Agriculture automation has the potential to reshape the farming industry in the 2020s and beyond.
A new analysis from Bloomberg shows robot farm equipment is becoming commercially available, which means tractors will have no cabs – able to spray, plant, plow, and weed cropland with artificial intelligence.
Autonomous farming is a popular theme among all farming equipment manufacturers. Several years ago, the Australian government studied robot tractors from John Deere, Case New Holland, CNH Industrial, AGCO, CLAAS, Same Deutz-Fahr, and Kubota. The key takeaway from the matrix below is that Deere and CNH are leading when it comes to making tractors fully autonomous, with both companies having released working prototypes.
Bloomberg notes that several startups in Canada and Australia have already made their autonomous farm equipment commercially available.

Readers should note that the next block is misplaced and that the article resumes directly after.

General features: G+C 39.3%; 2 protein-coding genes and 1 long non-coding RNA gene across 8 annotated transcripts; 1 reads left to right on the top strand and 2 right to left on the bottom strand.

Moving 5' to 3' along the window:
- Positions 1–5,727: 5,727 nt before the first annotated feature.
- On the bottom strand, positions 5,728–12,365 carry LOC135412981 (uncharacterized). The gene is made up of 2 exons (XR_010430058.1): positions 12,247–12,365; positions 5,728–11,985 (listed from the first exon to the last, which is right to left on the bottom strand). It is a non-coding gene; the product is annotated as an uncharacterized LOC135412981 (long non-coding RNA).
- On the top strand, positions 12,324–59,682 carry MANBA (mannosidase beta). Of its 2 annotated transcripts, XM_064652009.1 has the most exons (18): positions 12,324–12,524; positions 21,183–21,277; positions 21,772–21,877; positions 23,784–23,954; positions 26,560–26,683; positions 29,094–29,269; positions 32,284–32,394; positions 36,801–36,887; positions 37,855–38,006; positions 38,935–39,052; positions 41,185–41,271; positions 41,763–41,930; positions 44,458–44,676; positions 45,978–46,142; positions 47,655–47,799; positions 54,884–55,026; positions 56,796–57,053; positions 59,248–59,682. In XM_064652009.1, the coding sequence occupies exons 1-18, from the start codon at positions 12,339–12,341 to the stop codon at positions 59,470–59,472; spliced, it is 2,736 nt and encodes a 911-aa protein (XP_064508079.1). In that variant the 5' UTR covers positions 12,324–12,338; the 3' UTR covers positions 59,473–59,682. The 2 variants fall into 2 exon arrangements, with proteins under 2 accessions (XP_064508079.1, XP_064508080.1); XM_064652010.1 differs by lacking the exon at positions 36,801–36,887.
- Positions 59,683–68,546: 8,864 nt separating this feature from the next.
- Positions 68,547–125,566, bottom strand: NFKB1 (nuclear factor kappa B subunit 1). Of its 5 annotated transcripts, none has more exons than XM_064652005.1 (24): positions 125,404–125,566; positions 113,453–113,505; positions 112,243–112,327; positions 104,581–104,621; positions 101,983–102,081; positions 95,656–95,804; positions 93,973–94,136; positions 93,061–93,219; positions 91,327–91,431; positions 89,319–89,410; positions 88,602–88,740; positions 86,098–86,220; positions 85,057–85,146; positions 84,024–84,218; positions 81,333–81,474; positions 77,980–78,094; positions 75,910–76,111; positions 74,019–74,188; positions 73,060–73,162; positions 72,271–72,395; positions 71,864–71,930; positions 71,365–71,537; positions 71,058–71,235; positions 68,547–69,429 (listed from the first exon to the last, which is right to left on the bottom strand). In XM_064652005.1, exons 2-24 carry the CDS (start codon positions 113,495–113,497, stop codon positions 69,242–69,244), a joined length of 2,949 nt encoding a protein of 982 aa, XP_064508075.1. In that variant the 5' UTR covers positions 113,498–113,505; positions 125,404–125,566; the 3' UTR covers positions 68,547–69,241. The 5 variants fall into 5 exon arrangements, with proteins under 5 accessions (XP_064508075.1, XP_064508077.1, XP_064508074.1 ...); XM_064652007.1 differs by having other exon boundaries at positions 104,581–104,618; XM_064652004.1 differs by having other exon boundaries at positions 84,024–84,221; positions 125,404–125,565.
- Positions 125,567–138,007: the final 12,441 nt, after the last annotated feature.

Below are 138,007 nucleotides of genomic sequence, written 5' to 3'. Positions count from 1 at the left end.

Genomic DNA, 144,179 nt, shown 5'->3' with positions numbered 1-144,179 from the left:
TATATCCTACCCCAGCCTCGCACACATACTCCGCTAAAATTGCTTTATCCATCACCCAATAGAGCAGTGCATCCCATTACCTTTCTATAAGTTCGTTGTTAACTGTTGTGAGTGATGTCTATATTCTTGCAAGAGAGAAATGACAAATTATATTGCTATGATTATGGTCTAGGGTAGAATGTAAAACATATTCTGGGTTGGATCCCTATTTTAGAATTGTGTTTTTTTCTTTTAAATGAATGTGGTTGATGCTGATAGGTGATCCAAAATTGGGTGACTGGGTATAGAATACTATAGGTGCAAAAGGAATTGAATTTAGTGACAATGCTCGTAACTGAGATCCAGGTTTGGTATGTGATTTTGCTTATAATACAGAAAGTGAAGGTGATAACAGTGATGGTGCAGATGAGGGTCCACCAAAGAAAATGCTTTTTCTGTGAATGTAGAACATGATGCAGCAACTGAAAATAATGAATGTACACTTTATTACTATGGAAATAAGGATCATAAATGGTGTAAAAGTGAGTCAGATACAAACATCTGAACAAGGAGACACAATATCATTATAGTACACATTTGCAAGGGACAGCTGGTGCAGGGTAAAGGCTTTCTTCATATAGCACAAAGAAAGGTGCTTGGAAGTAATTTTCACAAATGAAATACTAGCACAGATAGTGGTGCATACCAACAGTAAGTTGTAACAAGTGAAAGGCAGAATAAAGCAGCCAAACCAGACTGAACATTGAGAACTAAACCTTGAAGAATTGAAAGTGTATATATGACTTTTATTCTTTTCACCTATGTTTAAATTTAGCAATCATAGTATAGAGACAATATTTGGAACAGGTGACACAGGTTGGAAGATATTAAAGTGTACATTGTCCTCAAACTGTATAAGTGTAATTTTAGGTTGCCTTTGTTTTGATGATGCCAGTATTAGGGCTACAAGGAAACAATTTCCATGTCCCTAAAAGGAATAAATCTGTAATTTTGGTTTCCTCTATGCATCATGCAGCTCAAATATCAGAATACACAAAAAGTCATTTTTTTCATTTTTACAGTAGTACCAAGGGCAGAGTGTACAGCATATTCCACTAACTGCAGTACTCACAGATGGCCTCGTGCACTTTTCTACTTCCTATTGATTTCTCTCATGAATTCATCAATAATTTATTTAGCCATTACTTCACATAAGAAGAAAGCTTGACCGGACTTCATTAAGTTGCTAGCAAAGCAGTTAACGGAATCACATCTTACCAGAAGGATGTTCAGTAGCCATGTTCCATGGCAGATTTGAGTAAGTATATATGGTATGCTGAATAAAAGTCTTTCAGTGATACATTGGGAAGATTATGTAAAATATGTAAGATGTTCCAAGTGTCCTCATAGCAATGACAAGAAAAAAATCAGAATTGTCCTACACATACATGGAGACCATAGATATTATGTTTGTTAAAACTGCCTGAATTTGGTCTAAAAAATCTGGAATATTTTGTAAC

In Saskatchewan, a Canadian province that borders the US, Dot Technology Corp. sold fully autonomous power platforms for the spring planting season.
In Australia, SwarmFarm Robotic is selling weed-killing robots that can also mow and spread. These companies say their new machines are much smaller and efficient than traditional field equipment.
Sam Bradford, a farm manager at Arcturus Downs in Australia’s Queensland state, was one of the first adopters of SwarmFarm’s robots last year. He has four truck-sized weed-killing robots to manage thousands of acres.
Before, Bradford had used a Case Patriot 4430 Sprayer with a 120-foot boom that “looks like a massive praying mantis.” It would cover the field in chemicals, he said.
However, robots are more precise than traditional sprayers. Bradford said his robots work 20,000 acres, will save him 80% of his chemical costs.
“The savings on chemicals is huge, but there’s also savings for the environment from using less chemicals and you’re also getting a better result in the end,” said Bradford, who’s run the farm for about 10 years. Surrounding rivers run out to the Great Barrier Reef off Australia’s eastern cost, making the farm particularly sensitive over its use of chemicals, he said.
Costs savings have become important as a deepening trade war has sparked a potential agriculture recession in the US.